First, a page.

Cross-posted at River Twice Research.
With a slew of major companies reporting earnings so far, it’s clear that expectations were severely skewed to the negative. Once again, Wall Street analysts overshot – this time to the downside. The substantial margin expansion reported by Intel; the higher-than-anticipated profitability of IBM; and the blow-out quarters of Goldman Sachs and JP Morgan all stand in contrast to sentiment just a few weeks ago, which was grim and getting grimmer. So what happened?
First, the robust results of some of the banks so far is the result of trading revenue and changes in accounting rules rather than a sudden improvement in losses from bad loans. Still, income is income, and the more they generate, the easier it will be to absorb those losses from consumer, commercial and business loans that will continue to go sour for some time.
Second, the companies that have reported strength for the most part have significant portions of their business outside the United States – IBM alone derives nearly 25% of its revenue from Asia and almost two-thirds from non-US operations. Intel has a similar exposure. Or take a company like Yum Brands, with its vibrant Kentucky Fried Chicken franchise in China. The market didn’t love its recent report, with weak sales at Taco Bell in the US, but it is still expanding rapidly and at high-profit in China. In short, there are pockets of the global economy that are doing considerably better than the United States and parts of Europe, and those companies exposed to those regions have been benefiting.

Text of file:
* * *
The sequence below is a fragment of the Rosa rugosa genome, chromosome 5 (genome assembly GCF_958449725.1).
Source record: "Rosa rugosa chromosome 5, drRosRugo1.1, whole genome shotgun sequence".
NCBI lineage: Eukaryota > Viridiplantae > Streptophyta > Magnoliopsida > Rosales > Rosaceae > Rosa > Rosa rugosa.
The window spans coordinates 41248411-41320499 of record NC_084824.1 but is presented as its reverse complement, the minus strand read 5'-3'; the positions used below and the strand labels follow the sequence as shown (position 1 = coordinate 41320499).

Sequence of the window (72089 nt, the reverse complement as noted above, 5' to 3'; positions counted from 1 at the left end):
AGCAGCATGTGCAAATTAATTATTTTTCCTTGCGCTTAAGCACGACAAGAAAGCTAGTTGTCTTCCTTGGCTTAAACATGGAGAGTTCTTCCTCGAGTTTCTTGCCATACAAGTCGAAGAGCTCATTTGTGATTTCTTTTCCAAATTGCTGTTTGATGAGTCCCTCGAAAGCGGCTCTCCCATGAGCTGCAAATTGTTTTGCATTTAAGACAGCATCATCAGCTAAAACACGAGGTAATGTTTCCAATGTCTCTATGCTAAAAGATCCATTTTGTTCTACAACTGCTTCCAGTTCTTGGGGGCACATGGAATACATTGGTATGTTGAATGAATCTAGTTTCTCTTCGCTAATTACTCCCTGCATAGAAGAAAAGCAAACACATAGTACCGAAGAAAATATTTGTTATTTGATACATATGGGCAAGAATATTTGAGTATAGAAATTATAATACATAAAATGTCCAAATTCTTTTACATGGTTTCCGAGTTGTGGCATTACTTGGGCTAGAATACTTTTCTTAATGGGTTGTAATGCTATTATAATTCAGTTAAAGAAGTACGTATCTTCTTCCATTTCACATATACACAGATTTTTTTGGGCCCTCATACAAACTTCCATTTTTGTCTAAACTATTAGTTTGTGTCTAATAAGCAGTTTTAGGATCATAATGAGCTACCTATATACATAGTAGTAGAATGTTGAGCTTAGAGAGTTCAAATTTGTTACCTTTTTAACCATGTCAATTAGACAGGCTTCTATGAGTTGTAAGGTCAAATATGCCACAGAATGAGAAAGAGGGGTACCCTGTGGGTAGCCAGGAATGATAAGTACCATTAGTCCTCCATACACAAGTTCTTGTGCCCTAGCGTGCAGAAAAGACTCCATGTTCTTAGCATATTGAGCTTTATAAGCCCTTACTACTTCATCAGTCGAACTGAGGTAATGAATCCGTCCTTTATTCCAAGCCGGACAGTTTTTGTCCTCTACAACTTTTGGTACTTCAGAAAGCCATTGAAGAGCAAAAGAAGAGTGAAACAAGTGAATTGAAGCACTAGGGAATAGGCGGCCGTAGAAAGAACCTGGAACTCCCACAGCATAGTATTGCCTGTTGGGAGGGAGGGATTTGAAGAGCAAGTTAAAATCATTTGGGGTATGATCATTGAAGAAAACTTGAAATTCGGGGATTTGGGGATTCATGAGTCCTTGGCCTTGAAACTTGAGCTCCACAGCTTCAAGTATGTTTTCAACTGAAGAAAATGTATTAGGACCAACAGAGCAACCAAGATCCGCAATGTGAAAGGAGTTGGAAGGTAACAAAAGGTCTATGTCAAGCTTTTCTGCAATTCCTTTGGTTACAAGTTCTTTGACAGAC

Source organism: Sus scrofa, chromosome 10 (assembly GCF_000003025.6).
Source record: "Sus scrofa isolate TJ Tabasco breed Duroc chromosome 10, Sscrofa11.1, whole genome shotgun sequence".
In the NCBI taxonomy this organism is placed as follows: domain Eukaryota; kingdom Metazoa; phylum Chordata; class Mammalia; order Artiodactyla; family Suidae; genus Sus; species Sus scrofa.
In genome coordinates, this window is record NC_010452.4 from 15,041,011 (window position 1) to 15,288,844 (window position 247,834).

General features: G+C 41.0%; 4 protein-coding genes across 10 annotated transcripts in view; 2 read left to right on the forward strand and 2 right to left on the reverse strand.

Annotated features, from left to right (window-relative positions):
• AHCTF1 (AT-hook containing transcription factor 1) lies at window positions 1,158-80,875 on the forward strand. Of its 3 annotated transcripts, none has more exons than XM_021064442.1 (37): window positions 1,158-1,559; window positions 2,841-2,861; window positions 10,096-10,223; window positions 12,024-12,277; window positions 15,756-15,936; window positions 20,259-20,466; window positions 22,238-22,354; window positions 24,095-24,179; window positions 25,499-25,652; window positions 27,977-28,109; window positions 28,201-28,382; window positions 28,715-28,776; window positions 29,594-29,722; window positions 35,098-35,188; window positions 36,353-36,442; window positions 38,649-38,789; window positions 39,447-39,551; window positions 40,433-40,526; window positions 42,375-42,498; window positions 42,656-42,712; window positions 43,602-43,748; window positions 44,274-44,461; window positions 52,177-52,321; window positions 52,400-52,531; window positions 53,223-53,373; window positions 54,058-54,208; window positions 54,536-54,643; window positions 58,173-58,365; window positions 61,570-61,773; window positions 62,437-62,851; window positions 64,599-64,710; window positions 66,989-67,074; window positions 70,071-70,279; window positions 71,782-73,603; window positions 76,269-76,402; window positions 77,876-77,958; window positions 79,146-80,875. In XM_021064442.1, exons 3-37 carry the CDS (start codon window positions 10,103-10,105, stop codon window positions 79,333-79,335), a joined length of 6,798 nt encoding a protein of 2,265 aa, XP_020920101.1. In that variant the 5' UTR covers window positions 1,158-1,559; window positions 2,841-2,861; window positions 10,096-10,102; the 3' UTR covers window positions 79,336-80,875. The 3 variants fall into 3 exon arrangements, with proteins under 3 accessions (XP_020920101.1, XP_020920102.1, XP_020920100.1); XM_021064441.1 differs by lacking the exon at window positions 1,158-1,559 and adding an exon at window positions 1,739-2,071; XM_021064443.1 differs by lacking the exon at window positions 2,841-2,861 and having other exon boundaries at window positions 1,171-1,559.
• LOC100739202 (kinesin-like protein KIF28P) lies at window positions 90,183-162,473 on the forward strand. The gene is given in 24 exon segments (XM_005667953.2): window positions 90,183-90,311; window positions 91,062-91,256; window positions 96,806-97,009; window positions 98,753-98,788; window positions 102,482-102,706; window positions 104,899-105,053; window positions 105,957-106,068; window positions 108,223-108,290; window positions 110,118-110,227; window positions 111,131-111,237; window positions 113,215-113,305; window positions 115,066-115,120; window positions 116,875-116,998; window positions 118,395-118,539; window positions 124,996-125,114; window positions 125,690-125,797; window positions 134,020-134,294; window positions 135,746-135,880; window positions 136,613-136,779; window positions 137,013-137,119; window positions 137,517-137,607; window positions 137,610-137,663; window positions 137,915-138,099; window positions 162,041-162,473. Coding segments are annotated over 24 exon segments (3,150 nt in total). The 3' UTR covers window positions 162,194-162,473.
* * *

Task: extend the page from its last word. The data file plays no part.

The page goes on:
Finally, while subsequent earnings of consumer companies may disappoint relative to what we’ve seen the past week, it’s clear that companies operating globally have been able to escape the worst of the economic downturn at the expense of labor and jobs. They can go anywhere and to some extent shed anyone in order to maintain margins, and that means that they don’t necessarily track the economic trends of any particular country and can often do substantially better than any national economy. That should be a lesson in both economics and investing: looking to economic data as an indicator of corporate profitability is a mistake, and that has been starkly evident in the earnings reports so far.
For a look at additional blogs and other writings of mine, feel free to visit River Twice Research.